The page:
Chris Johnson insisted he is not the problem in the running game.
Teammates said the same thing after the Tennessee Titans' Sunday's embarrassing 41-7 loss to Houston Texans.
But sources have told TitanInsider that Johnson's conditioning when he ended his holdout and reported to the team was perhaps not as good as it needed to be, and that that conditioning issue could be a factor in why the running back has been having problems getting going this season.
No doubt, something is amiss with the Titans' $53 million man after a 10-carry, 18-yard effort in Sunday's loss. The Titans had already entered the day dead last in the NFL in rushing, and Sunday's team performance of 53 yards on 15 carries won't change that.
Thus far, Johnson has lacked the same explosiveness that he had in seasons past. Through six games, he has 268 yards rushing. At that pace, he would finish with 715 yards this season.
Johnson said after the game that he did not believe his conditioning was an issue. The NFL lockout wiped out all of the off-season – Johnson did show up to Cortland Finnegan's informal workouts in June – and Johnson's holdout cost him all of training camp and the preseason.
“I feel like I've been back,” Johnson said. “I feel like my conditioning and me missing camp, I can't say that's the problem with the running game.”
But some players across the field on the winning sideline admitted that Johnson didn't look quite the same. Arian Foster, who had 115 yards rushing and 119 yards receiving, said he himself is still not in what is termed “football shape” from a hamstring injury and the lost off-season. And he can't see how CJ could be in football shape after all the time he missed.
“He's going through a lot of what I went through, except that I did have some football before,” Foster said. “It's tough, and he's getting a lot of criticism right now. When you don't go through a training camp, you can run all day, but football shape is football shape, and it takes awhile.
“It wouldn't surprise me if he bounces back the rest of the season.”
Linebacker Brian Cushing, who grabbed CJ by the leg and took him down on first contact after the running back caught a pass, said Johnson can be slowed down if you hit him hard early.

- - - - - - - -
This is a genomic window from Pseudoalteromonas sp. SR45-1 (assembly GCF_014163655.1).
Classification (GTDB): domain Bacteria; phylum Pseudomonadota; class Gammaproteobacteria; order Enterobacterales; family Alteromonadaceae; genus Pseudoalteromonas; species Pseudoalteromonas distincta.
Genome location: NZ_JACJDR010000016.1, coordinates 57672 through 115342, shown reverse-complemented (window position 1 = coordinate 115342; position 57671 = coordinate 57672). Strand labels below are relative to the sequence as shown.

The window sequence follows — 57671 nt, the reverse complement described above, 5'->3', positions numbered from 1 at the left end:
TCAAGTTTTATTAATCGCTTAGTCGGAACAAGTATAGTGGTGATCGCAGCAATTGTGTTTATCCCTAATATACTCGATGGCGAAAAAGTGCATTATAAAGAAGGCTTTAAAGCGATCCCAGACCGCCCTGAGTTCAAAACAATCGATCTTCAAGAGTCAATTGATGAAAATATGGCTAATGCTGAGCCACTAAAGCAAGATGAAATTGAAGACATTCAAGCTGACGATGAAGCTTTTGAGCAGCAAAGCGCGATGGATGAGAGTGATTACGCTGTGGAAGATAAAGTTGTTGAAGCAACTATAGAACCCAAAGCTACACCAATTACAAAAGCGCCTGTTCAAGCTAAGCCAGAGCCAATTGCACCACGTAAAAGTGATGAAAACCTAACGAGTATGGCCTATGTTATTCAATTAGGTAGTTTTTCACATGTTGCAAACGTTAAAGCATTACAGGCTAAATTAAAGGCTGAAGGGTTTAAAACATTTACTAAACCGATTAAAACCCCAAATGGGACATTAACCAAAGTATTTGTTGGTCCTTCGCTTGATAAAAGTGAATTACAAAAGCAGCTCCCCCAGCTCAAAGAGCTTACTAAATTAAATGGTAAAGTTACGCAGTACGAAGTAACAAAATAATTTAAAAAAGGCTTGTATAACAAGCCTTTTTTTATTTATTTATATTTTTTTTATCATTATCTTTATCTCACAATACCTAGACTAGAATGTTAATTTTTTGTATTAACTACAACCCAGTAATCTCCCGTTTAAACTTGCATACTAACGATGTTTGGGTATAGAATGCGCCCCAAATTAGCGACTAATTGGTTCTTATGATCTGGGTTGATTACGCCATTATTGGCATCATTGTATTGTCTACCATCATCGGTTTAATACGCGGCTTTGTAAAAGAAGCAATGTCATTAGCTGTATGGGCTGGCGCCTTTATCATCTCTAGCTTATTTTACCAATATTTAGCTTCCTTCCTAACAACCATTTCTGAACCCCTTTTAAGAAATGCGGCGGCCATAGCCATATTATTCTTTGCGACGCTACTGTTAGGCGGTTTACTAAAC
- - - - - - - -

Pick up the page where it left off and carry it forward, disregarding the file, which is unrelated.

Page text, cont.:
“I don't know whether it is a change in the offensive coordinator, missing camp or whatever,” Cushing said. “I just think he hasn't gotten in his groove yet. You look at the way he runs, and the capabilities he has and his speed. He is one of those guys who is a home run hitter. If you hit him early, I think it kind of deters him a little bit.”
Johnson's teammates say that it is the offense as a whole that is the issue and won't point the finger elsewhere.
“I don't think it has anything to do with him,” guard Jake Scott said. “The passing game is not that great either. We're getting the quarterback hit some, more than we should. We're not executing as a whole. Obviously, he's a part of it because he's a part of the offense, but it's not a singular thing.”
Johnson agreed, saying, “I won't say I'm the issue. I'm very confident that I've been doing the things that I've been having to do. It's a situation where I continue to say that I can't do anything but keep running hard and working hard and doing what I can for the this team.”
Fans also booed Johnson and the offense plenty in the first half of on Sunday, before simply heading to the exits in the second half of the blowout. CJ indicated that he can't focus on that, only that his teammates and the organization knows he is working.
“It really don't matter, as long as the organization knows and the locker room knows what we have to do to get this straight, it really don't matter what everybody else has to say,” he said.